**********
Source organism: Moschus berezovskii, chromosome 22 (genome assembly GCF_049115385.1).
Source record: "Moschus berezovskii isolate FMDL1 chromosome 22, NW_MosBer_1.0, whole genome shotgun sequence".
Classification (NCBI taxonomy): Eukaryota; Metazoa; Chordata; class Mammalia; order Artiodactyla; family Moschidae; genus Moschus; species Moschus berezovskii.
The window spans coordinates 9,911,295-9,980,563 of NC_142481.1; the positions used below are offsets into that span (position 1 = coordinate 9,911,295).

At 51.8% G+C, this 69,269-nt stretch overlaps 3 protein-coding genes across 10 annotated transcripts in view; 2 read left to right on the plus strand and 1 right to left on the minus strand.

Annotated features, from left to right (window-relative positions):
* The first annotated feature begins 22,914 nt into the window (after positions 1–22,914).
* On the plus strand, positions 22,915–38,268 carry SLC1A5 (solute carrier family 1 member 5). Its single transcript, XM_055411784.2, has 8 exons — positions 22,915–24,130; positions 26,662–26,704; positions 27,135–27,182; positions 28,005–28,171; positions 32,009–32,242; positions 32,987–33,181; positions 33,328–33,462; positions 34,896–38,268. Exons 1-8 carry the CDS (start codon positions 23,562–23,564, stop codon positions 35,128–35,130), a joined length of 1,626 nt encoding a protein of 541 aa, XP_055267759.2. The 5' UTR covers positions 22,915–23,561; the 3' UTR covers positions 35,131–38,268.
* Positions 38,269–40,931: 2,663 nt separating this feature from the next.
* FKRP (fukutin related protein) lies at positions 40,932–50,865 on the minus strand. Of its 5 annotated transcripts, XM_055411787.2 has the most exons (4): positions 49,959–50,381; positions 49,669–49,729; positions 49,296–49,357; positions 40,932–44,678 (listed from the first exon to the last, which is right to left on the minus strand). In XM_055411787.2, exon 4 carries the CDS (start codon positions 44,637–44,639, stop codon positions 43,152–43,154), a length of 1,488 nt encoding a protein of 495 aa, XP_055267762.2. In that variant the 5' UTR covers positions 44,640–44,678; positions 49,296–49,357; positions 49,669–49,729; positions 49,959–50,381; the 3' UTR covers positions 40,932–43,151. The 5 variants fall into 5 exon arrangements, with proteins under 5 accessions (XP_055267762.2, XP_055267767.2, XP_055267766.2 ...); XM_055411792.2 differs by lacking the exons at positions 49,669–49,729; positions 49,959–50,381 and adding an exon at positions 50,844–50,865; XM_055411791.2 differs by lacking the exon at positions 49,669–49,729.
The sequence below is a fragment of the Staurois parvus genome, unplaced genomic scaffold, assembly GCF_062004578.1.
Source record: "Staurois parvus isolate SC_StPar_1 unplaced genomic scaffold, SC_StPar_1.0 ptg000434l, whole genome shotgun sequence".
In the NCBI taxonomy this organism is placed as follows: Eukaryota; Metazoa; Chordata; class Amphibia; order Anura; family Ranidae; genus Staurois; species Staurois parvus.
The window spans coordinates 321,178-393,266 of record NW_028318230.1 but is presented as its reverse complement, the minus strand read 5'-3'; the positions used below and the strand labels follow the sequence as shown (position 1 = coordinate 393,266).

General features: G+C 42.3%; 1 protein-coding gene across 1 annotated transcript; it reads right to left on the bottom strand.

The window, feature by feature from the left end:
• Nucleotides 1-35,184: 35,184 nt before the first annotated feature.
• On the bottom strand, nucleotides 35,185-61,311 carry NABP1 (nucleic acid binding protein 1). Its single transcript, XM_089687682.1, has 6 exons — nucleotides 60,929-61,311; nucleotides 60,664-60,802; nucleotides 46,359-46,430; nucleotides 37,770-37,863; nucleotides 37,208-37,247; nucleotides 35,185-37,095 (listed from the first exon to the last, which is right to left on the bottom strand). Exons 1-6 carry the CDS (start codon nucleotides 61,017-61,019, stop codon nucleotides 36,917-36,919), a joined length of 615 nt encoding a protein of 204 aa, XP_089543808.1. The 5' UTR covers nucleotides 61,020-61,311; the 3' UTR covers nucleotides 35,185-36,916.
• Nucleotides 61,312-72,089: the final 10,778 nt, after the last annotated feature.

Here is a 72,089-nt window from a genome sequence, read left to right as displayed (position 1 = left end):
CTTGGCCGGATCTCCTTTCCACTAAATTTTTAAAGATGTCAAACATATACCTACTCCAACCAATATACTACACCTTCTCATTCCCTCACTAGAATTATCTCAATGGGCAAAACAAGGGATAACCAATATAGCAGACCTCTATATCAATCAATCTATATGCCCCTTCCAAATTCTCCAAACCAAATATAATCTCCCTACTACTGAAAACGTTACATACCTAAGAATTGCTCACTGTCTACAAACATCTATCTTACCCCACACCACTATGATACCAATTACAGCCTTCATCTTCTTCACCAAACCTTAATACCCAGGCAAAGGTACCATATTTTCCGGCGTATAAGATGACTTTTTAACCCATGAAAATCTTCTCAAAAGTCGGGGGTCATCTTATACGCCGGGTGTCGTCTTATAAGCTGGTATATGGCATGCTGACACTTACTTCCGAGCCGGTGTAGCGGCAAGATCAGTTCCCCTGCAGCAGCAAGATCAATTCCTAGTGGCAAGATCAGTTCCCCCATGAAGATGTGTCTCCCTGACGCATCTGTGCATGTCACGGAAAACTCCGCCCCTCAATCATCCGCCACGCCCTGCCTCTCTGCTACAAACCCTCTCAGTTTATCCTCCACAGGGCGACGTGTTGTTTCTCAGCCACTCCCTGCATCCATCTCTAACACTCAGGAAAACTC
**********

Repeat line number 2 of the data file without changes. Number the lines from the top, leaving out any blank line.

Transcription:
Source record: "Moschus berezovskii isolate FMDL1 chromosome 22, NW_MosBer_1.0, whole genome shotgun sequence".